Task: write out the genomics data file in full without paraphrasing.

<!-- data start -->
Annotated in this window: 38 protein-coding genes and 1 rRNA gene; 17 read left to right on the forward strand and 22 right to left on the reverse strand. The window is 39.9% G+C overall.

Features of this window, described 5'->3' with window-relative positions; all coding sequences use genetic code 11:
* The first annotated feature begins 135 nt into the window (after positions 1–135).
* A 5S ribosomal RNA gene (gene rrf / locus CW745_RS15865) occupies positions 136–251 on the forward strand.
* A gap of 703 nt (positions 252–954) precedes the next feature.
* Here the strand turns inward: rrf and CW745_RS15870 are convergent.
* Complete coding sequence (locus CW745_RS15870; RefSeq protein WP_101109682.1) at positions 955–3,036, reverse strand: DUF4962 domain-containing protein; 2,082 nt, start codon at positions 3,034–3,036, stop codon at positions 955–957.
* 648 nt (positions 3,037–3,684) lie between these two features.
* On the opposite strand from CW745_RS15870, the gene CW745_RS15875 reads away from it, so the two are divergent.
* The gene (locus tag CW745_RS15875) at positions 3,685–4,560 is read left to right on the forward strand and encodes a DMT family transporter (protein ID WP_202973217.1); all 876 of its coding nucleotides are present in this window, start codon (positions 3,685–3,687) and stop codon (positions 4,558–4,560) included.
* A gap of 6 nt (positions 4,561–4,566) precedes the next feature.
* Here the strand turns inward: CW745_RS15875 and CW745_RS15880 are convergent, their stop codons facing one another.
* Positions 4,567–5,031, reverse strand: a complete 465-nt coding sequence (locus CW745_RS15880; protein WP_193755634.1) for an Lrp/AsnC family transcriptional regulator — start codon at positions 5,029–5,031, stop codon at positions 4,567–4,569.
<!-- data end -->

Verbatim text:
Annotated in this window: 38 protein-coding genes and 1 rRNA gene; 17 read left to right on the forward strand and 22 right to left on the reverse strand. The window is 39.9% G+C overall.

Features of this window, described 5'->3' with window-relative positions; all coding sequences use genetic code 11:
* The first annotated feature begins 135 nt into the window (after positions 1–135).
* A 5S ribosomal RNA gene (gene rrf / locus CW745_RS15865) occupies positions 136–251 on the forward strand.
* A gap of 703 nt (positions 252–954) precedes the next feature.
* Here the strand turns inward: rrf and CW745_RS15870 are convergent.
* Complete coding sequence (locus CW745_RS15870; RefSeq protein WP_101109682.1) at positions 955–3,036, reverse strand: DUF4962 domain-containing protein; 2,082 nt, start codon at positions 3,034–3,036, stop codon at positions 955–957.
* 648 nt (positions 3,037–3,684) lie between these two features.
* On the opposite strand from CW745_RS15870, the gene CW745_RS15875 reads away from it, so the two are divergent.
* The gene (locus tag CW745_RS15875) at positions 3,685–4,560 is read left to right on the forward strand and encodes a DMT family transporter (protein ID WP_202973217.1); all 876 of its coding nucleotides are present in this window, start codon (positions 3,685–3,687) and stop codon (positions 4,558–4,560) included.
* A gap of 6 nt (positions 4,561–4,566) precedes the next feature.
* Here the strand turns inward: CW745_RS15875 and CW745_RS15880 are convergent, their stop codons facing one another.
* Positions 4,567–5,031, reverse strand: a complete 465-nt coding sequence (locus CW745_RS15880; protein WP_193755634.1) for an Lrp/AsnC family transcriptional regulator — start codon at positions 5,029–5,031, stop codon at positions 4,567–4,569.